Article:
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ALTERNATIVE FIXED-LINE OPERATORS MUST BE GIVEN ACCESS TO LOCAL LOOPS

Slovak Telecom gets heavy fine

THE ANTITRUST authority (PMÚ) fined Slovakia's major fixed-line operator Slovak Telecom Sk885 million (€22.6 million) for what the PMÚ says is an abuse of ST's monopoly position.

THE ANTITRUST authority (PMÚ) fined Slovakia's major fixed-line operator Slovak Telecom Sk885 million (€22.6 million) for what the PMÚ says is an abuse of ST's monopoly position.

This represents the highest fine that the PMÚ has ever imposed on a company.

According to the PMÚ, Slovak Telecom (ST) abused its dominant position by refusing to provide its competitors, the alternative phone operators, in particular, Internet service providers, access to local loops, often referred to as "the last mile", of which ST has sole ownership.

ST is now obliged to offer its competitors access to the local loops, which can connect households and companies with ST's network within 60 days.

Slovak Telecom has 15 days in which to appeal the hefty fine.

The fixed-line operator denied restricting the access of the alternative operators, claiming that the company operates in line with European legislation. ST has confirmed that it plans to appeal the fine.

However, in a memo sent to The Slovak Spectator, the company said that it would publicly present its position on the fine at a press conference on June 6.

"Until then the company will not provide any information connected to the decision," ST said.

Access to the local loops would mean that the alternative operators could reach their clients at a lower cost. The Internet providers were the first to turn to the anti-monopoly authority to demand access to the local loops.

Though alternative fixed-line operators have been trying to break into the market for several years and become equal competitors to Slovak Telecom, many say that it is only now that the actual liberalization of the market is taking place.

Slovak Telecom said it would provide access to the local loops based on the decision of the Slovak Telecommunications Office, which will be in line with EU legislation.

Although a law on the liberalization of the market that obliges ST to rent its local loops has been on the statute books since 2000, the Telecommunication Office did not have the necessary authority to enforce the legislation.

"Despite two trials to amend the law, until the end of 2003 the Telecommunications Office (TÚ) did not have the authority to oblige the company to publish the reference offer for the access to local loops and provide free access to the loops. The Telecommunications Office also did not have the authority to set conditions for the process," spokesman for the Telecommunications Office Roman Vavro told The Slovak Spectator.

Based on the law on electronic communication, since January 2004 the TÚ has been able to make the dominant operator provide access to alternative operators to the local loops.

"By a decision of March 8, 2005, the TÚ designated Slovak Telecom (ST) as being a major provider on the wholesale market in local loop unbundling (LLU) and obliged the company to take measures to promote efficient competition and development on the internal market," Vavro said.

"ST for example is obliged to provide access to the local loops and publish the reference price of the access, [the basic rate at which networks are connected]" Vavro told the Spectator.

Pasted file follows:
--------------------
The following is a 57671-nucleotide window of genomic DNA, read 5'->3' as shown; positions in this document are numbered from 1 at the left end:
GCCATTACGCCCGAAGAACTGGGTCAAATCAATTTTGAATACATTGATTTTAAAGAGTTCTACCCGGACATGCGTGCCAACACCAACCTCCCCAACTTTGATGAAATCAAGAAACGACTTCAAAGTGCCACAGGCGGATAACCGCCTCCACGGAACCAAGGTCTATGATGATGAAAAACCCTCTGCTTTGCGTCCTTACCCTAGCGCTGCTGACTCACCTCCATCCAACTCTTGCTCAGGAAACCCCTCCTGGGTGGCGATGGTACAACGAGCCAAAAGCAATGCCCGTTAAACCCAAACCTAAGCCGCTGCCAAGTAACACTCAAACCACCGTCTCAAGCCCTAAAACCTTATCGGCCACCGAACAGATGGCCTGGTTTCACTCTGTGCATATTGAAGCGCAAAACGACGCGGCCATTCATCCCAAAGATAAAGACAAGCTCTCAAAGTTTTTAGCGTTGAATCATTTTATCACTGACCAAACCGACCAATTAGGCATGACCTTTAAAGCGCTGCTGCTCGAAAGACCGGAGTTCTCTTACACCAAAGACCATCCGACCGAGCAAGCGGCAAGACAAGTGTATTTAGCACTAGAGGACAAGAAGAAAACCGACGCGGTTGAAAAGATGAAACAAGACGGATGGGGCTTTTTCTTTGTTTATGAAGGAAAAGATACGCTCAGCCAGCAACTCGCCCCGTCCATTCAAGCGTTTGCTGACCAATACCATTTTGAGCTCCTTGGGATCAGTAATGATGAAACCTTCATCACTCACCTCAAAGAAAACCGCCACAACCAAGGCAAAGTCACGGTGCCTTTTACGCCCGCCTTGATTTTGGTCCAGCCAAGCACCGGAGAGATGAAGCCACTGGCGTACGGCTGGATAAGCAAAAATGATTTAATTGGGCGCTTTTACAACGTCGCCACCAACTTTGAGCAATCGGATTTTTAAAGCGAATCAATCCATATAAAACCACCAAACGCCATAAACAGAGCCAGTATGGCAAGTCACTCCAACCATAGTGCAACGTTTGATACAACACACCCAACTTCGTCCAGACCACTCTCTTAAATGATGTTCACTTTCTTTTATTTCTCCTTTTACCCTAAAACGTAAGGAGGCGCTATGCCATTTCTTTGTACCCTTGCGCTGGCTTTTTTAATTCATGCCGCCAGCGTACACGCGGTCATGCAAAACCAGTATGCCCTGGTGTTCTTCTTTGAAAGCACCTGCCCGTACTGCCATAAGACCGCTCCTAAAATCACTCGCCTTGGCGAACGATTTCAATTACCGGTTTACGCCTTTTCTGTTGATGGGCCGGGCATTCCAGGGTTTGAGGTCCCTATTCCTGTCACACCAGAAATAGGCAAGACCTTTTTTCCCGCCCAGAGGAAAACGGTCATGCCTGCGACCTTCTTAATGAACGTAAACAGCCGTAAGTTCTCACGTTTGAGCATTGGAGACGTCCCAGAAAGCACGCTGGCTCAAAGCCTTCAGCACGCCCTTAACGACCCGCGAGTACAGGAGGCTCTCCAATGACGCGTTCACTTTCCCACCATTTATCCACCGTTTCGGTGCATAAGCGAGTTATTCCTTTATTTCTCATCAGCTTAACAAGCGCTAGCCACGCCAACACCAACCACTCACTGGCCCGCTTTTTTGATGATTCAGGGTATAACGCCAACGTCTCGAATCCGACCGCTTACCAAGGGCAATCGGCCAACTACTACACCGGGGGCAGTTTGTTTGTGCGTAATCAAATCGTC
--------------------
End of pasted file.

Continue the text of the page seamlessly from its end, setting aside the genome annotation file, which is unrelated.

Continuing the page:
What is a headache for Slovak Telecom is good news for the alternative operators.

"The fact that Slovak Telecom is abusing its monopoly position has been obvious since 2000, when the law on the liberalization of the telecom market came into force and ST refused to sign interconnection agreements with the alternative operators," General Director of Dial Telecom David Bečvář stated in a memo for The Slovak Spectator.

According to Bečvář, the artificial blocking of the liberalization of the fixed-line market had a very negative impact on the development of the whole market and its character.

"Slovakia has fallen behind and now it will have to catch up with the rest of the world," Bečvář said.

The fine levied against Slovak Telecom in fact represents 5.26 percent of its last year's turnover. If the authority had imposed the highest fine, it would have had to pay 10 percent of its turnover, which would have pumped the fine up to over Sk1.60 billion (€41 million).

In March 2005, The Slovak Supreme Court upheld a 2004 decision by the Antitrust Office to fine ST Sk20 million (€532,460) for squeezing out competition on the ADSL Internet market.

The Antitrust Office levied the fine after a 2003 audit. At the time, the watchdog agency also ordered the telecoms giant to improve the competitive environment on the ADSL market.

ADSL provides a continuously available, "always on" Internet connection that uses existing phone lines to transmit data much faster than regular dialup phone service.

"Thanks to our intervention, Slovak customers can now order ADSL Internet connection services with alternative operators," spokesperson for the Antitrust Office Miroslav Jurkovič told The Slovak Spectator in March.

In June 2004, the TÚ ordered Slovak Telecom to stop forcing its ADSL clients to pay for obligatory telephone services as well.

However, this latest fine is in fact the 21st proceeding against the dominant fixed-line operator since 2001.

Seven fixed-line operators have signed agreements on interconnecting their networks with Slovak Telecom. They are Amtel, Etel, Dial Telecom, Globaltel, Slovanet, Nextra, and Železničné telekomunikácie, the railway telecommunications operator.

Some of these telecommunications operators have already started providing services on the fixed-line market; some of them are planning to do so in the near future.

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